“One candidate has over the years been involved in a hands on level moving from the lowest level of involvement in registration and elections to supervisory and managerial level, that is to say, the registration of persons in the field, in the management of office when registration is done, in the supervision of multiple offices, and in the conduct and execution of an actual election. In this regard, one candidate has under his belt, six national elections and five Local Government Elections throughout the country. That is to say one candidate has operational experience in the conduct of 11 elections across the country and nine constituency elections, that is by-elections where a single candidate has to be replaced,” Corbin detailed as he referenced to Harrow. He said on the contrary, Persaud has only two electoral experiences under his belt.

For his part, Commissioner Trotman said while it was argued that during Persaud’s 17 years at GECOM he interfaced with stakeholders at the highest level, during his many years of political activism, he never came across Persaud until 2015.

Trotman explained that though he only became an Election Commissioner in 2017, he had long interfaced with GECOM due to his political work.

“I began my interface with the Elections Commission in 1968 up to 2015, and in that period I functioned at several senior levels as a party activist with the Commission, including the level of election agent at the Election Commission, and I can say this without any apology is that the only time I ever came in to contact with Mr Vishnu Persaud is in 2015 when he was appointed DCEO, he might have been around but certainly the claim that they were making that he interface with stakeholders at the highest level of the process is not true,” Trotman said.

Trotman said throughout his interviews for DCEO position in 2017 and CEO position in 2021, Persaud has flip-flopped on his involvement in the Civic and Voter Education Programme, which according to Trotman, was a disaster.

“One has to be skeptical of Mr. Vishnu Persaud’s ability to be involved in this process. He is a stranger to the truth and I do not believe that when you look at what he said he has done, when you look at his qualifications, that he has the ability to represent GECOM in a way that will satisfy the public’s concern,” Trotman contended.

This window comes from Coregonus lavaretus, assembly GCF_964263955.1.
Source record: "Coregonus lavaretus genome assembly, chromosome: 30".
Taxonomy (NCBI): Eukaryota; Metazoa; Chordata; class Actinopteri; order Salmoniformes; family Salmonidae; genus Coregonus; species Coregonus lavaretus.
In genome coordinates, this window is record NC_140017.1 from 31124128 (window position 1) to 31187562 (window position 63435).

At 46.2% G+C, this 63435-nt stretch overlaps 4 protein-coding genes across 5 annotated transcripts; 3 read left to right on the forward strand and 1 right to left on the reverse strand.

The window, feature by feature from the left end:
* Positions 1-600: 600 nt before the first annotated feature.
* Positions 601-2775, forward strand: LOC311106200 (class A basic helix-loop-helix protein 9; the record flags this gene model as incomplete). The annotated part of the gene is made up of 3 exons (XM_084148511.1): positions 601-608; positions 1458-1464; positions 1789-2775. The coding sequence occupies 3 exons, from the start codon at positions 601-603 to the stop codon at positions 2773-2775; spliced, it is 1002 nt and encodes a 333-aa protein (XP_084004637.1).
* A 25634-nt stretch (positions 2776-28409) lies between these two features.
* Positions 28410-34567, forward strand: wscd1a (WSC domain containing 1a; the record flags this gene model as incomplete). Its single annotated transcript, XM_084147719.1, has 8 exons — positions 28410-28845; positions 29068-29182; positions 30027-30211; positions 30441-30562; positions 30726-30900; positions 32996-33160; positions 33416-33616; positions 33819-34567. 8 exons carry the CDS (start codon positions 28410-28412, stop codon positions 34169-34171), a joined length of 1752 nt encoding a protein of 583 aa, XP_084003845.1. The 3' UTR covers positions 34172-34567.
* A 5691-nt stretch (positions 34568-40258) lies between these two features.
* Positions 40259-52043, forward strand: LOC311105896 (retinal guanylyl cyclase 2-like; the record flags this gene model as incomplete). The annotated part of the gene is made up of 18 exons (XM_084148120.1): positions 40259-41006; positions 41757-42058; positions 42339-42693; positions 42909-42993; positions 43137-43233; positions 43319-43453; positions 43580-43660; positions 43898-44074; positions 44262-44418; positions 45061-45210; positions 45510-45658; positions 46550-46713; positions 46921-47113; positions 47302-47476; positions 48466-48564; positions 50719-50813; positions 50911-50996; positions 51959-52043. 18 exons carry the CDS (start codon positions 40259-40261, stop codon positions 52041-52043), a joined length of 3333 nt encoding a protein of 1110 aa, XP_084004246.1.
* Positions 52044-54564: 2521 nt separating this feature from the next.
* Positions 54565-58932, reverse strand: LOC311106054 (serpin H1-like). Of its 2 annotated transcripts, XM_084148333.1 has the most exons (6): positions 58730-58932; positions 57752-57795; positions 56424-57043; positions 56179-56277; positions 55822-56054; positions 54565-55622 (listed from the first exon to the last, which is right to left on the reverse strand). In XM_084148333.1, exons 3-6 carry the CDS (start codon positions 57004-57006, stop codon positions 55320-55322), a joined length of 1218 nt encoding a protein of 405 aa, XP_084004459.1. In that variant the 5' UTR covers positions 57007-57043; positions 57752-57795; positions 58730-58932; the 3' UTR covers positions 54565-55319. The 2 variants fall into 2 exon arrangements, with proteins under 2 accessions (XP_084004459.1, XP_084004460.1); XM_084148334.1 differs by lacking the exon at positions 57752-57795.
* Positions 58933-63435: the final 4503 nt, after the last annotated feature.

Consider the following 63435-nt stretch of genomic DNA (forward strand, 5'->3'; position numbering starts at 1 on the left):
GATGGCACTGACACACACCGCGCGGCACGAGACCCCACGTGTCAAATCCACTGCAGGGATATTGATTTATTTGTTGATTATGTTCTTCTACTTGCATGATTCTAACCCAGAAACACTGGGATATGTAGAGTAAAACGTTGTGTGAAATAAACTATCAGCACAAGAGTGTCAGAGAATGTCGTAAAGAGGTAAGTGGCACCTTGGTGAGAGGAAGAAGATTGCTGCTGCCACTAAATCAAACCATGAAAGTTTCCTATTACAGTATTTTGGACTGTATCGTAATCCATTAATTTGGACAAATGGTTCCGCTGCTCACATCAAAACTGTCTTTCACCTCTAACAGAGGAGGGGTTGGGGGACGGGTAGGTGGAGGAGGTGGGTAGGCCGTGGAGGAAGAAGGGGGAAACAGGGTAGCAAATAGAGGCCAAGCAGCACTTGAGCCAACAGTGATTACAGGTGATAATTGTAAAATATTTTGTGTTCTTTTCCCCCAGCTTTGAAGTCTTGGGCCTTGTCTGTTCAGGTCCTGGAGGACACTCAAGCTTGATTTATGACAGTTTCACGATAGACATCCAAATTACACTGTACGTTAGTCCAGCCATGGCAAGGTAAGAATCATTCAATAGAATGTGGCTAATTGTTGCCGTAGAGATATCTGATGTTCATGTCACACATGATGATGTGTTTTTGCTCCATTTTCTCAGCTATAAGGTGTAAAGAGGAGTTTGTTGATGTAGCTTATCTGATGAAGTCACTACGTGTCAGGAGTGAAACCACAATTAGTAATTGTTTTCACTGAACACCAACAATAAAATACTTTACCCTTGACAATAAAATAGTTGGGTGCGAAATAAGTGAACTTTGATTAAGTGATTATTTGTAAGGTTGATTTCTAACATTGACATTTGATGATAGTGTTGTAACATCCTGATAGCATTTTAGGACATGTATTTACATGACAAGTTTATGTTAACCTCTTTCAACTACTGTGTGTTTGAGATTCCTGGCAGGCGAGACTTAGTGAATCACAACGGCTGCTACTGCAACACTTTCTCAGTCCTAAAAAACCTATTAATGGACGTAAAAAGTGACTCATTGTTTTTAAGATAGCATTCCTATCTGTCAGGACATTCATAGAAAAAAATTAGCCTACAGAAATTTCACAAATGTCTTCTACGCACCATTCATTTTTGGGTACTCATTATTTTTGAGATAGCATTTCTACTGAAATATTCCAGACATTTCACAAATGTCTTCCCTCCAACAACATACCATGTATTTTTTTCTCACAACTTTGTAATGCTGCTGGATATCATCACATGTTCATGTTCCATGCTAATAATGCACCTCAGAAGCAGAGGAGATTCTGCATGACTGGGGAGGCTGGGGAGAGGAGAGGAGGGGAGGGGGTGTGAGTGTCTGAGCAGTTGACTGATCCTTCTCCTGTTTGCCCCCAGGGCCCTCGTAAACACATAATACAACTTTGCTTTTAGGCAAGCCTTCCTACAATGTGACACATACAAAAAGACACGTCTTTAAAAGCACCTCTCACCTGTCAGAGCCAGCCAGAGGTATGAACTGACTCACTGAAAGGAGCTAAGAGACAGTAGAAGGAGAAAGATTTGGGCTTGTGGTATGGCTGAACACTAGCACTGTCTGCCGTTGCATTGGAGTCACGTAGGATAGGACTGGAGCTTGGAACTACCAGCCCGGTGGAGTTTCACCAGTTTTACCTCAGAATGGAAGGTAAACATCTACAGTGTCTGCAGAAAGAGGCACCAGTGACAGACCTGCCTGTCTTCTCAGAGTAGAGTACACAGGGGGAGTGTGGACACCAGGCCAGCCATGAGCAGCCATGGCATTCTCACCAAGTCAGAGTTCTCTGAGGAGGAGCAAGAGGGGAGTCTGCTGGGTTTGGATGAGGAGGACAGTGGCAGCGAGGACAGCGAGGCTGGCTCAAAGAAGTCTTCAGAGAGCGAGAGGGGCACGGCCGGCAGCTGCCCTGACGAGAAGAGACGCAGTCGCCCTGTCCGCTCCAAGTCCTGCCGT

He opined that Persaud’s appointment does not augur well for the Commission.

“…We are attempting to set up a Secretariat that will give confidence to the populace at large not to GECOM but to the populace at large” Trotman said while alluding to the perception that as a result of the controversial 2020 General Elections there has been a drop in the public’s confidence in the Commission.

It was Trotman, who had recommended that an independent panel aid in the shortlisting and interviewing of candidates in the interest of transparency, however, despite similar pleadings by the Leader of the Opposition, Joseph Harmon; the Deputy Speaker, Lenox Shuman and the Working People’s Alliance, the Chair of GECOM together with the Government-aligned Commissioners voted against the recommendation.

All three of the Opposition-aligned Commissioners have long argued that the process of appointing persons to key positions within the Elections Secretariat is highly flawed, hence the need for an independent body. With six more positions to be filled, Commissioner Trotman believes that the decision to appoint Persaud CEO will further undermine people’s confidence in the Commission to fairly appoint candidates.

The post for CEO and DCEO became vacant earlier this year after the Government-nominated Commissioners together with the Chair voted for the CEO, Keith Lowenfield; his Deputy Roxane Myers and the Region Four Returning Officer (RO) Clairmont Mingo to be fired over allegations fraud. These allegations are the subject of court matters, which to date have not concluded.